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Tau protein

David J Koss, Glynn Jones, Anna Cranston, Heidi Gardner, Nicholas M Kanaan, Bettina Platt
Post-mortem investigations of human Alzheimer's disease (AD) have largely failed to provide unequivocal evidence in support of the original amyloid cascade hypothesis, which postulated deposition of β-amyloid (Aβ) aggregates to be the cause of a demented state as well as inductive to tau neurofibrillary tangles (NFTs). Conflicting evidence suggests, however, that Aβ plaques and NFTs, albeit to a lesser extent, are present in a substantial subset of non-demented individuals. Hence, a range of soluble tau and Aβ species has more recently been implicated as the disease-relevant toxic entities...
October 21, 2016: Acta Neuropathologica
Tianfang Jiang, Qian Sun, Shengdi Chen
Oxidative stress reflects an imbalance between the overproduction and incorporation of free radicals and the dynamic ability of a biosystem to detoxify reactive intermediates. Free radicals produced by oxidative stress are one of the common features in several experimental models of diseases. Free radicals affect both the structure and function of neural cells, and contribute to a wide range of neurodegenerative diseases, including Parkinson's disease and Alzheimer's disease. Although the precise mechanisms that result in the degeneration of neurons and the relevant pathological changes remain unclear, the crucial role of oxidative stress in the pathogenesis of neurodegenerative diseases is associated with several proteins (such as α-synuclein, DJ-1, Amyloid β and tau protein) and some signaling pathways (such as extracellular regulated protein kinases, phosphoinositide 3-kinase/Protein Kinase B pathway and extracellular signal-regulated kinases 1/2) that are tightly associated with the neural damage...
October 18, 2016: Progress in Neurobiology
A D Surowka, M Töpperwien, M Bernhardt, J D Nicolas, M Osterhoff, T Salditt, D Adamek, M Szczerbowska-Boruchowska
Human dopaminergic system in general, and substantia nigra (SN) neurons, in particular, are implicated in the pathologies underlying the human brain aging. The interplay between aberrations in the structural organization and elemental composition of SN neuron bodies has recently gained in importance as selected metals: Fe, Cu, Zn, Ca were found to trigger oxidative-stress-mediated aberration in their molecular assembly due to concomitant protein (alpha-synuclein, tau-protein) aggregation, gliosis and finally oxidative stress...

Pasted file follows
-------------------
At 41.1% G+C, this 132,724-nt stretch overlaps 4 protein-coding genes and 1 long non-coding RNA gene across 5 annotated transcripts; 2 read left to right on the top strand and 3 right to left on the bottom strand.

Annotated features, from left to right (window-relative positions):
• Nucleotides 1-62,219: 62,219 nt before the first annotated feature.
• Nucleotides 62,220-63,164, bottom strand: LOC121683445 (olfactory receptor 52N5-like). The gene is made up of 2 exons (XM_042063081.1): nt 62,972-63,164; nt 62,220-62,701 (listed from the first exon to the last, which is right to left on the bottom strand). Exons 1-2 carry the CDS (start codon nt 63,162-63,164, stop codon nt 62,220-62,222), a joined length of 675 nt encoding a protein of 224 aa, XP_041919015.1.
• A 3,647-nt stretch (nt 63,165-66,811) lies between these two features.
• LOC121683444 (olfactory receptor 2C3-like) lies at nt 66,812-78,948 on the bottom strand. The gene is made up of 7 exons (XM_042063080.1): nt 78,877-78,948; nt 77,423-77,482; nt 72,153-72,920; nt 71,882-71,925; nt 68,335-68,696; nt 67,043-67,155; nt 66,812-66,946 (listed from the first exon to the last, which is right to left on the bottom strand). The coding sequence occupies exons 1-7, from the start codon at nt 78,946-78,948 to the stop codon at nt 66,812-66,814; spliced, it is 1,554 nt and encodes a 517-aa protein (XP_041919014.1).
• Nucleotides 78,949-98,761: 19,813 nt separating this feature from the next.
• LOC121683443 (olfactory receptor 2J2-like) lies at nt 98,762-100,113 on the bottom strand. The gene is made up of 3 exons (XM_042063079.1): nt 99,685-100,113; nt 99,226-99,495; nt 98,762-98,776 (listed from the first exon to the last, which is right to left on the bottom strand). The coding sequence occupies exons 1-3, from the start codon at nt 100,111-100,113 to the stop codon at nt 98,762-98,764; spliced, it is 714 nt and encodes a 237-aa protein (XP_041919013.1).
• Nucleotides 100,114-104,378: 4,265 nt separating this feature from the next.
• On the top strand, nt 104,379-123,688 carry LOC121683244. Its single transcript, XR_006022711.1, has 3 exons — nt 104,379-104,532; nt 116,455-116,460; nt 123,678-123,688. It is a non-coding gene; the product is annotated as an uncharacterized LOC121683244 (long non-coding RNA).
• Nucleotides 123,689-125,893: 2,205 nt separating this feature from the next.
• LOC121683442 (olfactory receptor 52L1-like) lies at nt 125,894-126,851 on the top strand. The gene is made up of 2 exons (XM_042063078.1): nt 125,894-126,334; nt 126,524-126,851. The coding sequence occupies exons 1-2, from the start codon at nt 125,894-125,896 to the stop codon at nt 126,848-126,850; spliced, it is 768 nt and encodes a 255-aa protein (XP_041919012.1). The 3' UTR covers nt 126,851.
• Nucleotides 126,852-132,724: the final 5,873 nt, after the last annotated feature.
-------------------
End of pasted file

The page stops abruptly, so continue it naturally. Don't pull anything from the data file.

December 1, 2016: Talanta
Marion T Turnbull, Elizabeth J Coulson
Alzheimer's disease (AD) is a progressive, irreversible neurodegenerative disease that destroys memory and cognitive function. Aggregates of hyperphosphorylated tau protein are a prominent feature in the brain of patients with AD, and are a major contributor to neuronal toxicity and disease progression. However, the factors that initiate the toxic cascade that results in tau hyperphosphorylation in sporadic AD are unknown. Here we investigated whether degeneration of basal forebrain cholinergic neurons (BFCNs) and/or a resultant decrease in neurotrophin signaling cause aberrant tau hyperphosphorylation...
October 20, 2016: Journal of Alzheimer's Disease: JAD
Sumihiro Maeda, Lennart Mucke
Lasagna-Reeves et al. (2016) demonstrate that preventing the kinase Nuak1 from phosphorylating the microtubule-associated protein tau reduces the level of potentially pathogenic tau species in brain, a novel therapeutic strategy that could help counteract Alzheimer's disease and several other neurological disorders.
October 19, 2016: Neuron
Rui Gao, Guangjian Zhang, Xueqi Chen, Aimin Yang, Gwenn Smith, Dean F Wong, Yun Zhou
OBJECTIVE: Cerebrospinal fluid (CSF) biomarkers, such as α-synuclein (α-syn), amyloid beta peptide 1-42 (Aβ1-42), phosphorylated tau (181P) (p-tau), and total tau (t-tau), have long been associated with the development of Parkinson disease (PD) and other neurodegenerative diseases. In this investigation, we reported the assessment of CSF biomarkers and their correlations with vesicular monoamine transporter 2 (VMAT2) bindings measured with 18F-9-fluoropropyl-(+)-dihydrotetrabenazine (18F-AV133) that is being developed as a biomarker for PD...
2016: PloS One
Yu-Chao Zuo, Hong-Lian Li, Nan-Xiang Xiong, Jian-Ying Shen, Yi-Zhi Huang, Peng Fu, Hong-Yang Zhao
Nogo-66 plays a central role in the myelin-mediated inhibition of neurite outgrowth. Tau is a microtubule-associated protein involved in microtubule assembly and stabilization. It remains unverified whether tau interacts directly with growth factor receptors, or engages in cross-talk with regeneration inhibitors like Nogo-66. Here, we report that plasmid overexpression of tau significantly elevated the protein levels of total tau, phosphorylated tau, and microtubule-affinity regulating kinase (MARK). Nogo-66 transiently elevated the total tau protein level and persistently reduced the level of p-S262 tau (tau phosphorylated at serine 262), whereas it had little influence on the level of p-T205 tau (tau phosphorylated at threonine 205)...